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In many ways, the front porch represented the American ideal of family. The porch, in essence, was an outdoor living room, where the family could retire after the activities of a long day. In the evenings, as the outdoor air provided a cool alternative to the stuffy indoor temperatures, the entire family would move to the front porch. The children might play in the front yard or the friendly confines of the neighborhood, while the parents rocked in their chairs, dismissing the arduous labors and tasks of the day into relaxation and comfort. Stories might be told, advice garnered, or songs sung. Whatever the traditions and manners of the family might be could be offered in this setting. What the family room or t.v. room of post World War II America would become, existed first as the front porch. As stated in an introductory quote, the front porch was truly “a place for family and friends to pass the time.”(Out on the Porch 65).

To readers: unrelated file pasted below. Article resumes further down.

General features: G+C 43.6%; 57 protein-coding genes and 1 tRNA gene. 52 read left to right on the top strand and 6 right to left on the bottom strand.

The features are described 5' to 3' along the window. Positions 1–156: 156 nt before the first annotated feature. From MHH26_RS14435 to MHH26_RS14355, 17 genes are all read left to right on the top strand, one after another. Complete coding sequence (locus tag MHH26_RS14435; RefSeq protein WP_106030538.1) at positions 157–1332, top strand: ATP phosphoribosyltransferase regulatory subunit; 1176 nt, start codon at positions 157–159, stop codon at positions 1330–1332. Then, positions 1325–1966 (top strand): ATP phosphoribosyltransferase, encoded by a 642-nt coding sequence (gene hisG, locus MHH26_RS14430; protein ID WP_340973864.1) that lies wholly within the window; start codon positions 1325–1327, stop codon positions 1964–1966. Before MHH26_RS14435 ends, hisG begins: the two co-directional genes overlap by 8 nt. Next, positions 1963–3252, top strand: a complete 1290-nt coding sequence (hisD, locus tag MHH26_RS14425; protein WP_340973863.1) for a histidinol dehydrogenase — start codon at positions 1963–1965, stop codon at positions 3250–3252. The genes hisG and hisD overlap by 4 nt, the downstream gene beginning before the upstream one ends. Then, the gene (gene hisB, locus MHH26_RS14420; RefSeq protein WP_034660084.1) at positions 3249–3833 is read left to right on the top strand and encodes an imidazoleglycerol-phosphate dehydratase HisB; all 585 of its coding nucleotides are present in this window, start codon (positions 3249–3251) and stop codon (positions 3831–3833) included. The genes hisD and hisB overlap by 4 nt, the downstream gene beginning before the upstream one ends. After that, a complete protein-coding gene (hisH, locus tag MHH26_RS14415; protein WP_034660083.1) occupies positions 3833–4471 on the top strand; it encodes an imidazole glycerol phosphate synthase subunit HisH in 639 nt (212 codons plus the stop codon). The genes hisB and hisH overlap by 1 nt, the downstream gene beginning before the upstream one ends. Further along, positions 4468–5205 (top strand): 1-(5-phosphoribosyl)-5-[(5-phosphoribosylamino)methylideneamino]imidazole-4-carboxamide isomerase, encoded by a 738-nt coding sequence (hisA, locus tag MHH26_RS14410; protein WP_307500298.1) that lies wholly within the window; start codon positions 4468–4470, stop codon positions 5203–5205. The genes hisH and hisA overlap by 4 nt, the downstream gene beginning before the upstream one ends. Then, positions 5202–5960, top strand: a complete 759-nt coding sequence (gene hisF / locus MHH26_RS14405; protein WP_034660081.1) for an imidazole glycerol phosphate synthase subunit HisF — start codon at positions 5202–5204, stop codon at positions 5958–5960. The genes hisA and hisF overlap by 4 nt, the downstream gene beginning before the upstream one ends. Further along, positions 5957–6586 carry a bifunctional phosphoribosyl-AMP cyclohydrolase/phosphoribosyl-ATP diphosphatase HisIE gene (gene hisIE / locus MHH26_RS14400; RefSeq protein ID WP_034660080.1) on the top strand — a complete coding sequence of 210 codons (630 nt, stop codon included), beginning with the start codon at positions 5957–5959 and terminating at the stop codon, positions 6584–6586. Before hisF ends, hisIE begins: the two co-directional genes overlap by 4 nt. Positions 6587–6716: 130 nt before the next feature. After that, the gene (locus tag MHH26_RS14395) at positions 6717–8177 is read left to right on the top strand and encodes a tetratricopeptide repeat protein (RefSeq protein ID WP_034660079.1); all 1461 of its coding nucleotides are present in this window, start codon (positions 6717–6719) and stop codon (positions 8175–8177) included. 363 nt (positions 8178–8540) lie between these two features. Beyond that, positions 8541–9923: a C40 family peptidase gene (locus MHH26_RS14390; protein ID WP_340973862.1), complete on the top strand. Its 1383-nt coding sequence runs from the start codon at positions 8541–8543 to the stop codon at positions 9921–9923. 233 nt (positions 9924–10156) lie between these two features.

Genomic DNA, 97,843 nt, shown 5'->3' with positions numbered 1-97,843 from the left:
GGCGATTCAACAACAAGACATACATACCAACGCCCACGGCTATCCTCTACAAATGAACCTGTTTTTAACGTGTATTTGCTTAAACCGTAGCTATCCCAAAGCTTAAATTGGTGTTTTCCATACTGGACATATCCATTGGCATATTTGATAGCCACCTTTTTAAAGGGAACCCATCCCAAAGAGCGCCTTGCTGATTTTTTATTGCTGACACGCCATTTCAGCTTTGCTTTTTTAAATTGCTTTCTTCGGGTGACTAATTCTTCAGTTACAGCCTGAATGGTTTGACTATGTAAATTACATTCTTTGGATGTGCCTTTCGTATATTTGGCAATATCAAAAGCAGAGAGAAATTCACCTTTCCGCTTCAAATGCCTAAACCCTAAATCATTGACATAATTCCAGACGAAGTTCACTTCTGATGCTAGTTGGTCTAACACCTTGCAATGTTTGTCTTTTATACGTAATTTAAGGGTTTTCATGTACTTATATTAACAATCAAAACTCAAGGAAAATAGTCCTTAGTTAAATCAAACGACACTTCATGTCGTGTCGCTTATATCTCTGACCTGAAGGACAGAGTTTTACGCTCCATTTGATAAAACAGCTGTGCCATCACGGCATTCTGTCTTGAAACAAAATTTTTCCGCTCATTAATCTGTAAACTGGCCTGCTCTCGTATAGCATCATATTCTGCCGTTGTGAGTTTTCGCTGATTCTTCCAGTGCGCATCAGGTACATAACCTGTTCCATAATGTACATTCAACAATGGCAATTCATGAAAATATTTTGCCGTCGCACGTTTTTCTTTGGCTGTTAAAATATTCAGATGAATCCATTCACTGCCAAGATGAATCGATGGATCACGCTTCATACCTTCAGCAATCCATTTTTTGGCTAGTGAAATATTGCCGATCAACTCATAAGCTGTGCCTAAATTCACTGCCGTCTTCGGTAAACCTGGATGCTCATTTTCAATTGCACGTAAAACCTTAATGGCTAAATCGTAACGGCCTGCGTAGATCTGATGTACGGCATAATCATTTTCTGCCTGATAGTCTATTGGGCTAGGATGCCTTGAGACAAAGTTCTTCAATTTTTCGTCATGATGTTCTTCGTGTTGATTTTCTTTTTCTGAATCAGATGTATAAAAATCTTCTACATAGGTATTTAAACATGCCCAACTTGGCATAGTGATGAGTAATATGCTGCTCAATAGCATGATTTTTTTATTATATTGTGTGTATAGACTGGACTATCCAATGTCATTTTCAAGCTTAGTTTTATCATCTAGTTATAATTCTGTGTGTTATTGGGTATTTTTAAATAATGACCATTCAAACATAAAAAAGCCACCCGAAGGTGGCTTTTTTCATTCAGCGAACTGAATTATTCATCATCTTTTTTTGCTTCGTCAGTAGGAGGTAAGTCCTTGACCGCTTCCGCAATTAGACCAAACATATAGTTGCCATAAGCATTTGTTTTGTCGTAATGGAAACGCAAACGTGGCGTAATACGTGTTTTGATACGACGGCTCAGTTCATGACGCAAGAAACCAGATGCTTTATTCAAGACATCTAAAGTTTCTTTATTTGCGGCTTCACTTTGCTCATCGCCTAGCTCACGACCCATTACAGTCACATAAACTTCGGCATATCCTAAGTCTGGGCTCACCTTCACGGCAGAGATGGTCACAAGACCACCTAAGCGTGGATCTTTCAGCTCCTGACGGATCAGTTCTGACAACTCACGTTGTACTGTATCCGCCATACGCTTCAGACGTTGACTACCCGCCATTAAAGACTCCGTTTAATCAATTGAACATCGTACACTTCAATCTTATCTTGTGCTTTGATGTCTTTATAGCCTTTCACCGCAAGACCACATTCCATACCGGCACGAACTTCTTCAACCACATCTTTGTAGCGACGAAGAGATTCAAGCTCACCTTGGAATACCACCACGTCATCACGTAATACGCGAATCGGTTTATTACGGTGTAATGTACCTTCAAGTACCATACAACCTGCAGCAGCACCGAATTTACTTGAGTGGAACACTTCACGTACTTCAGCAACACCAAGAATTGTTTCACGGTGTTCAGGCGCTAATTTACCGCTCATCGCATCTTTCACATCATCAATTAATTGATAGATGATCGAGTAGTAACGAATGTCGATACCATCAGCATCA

The American front porch further represented the ideal of community in America. For the front porch existed as a zone between the public and private, an area that could be shared between the sanctity of the home and the community outside. It was an area where interaction with the community could take place.


Source: The Cultural Significance of the American Front Porch 

Photo credit: Shane Miller | @SirShaneMiller \\ Shemoi Gidden | @Shemoi

Cast: Robert ‘Max’ Twitty \\ @MaxTwitty | Jason Andrew | @_JasonAndrew \\ Valentine Ollawa | @ArtfulStyle \\ Andreus Patterson | @Aundreus | Julien Richardson \\ @The_OG 

Location: Harlem, NYC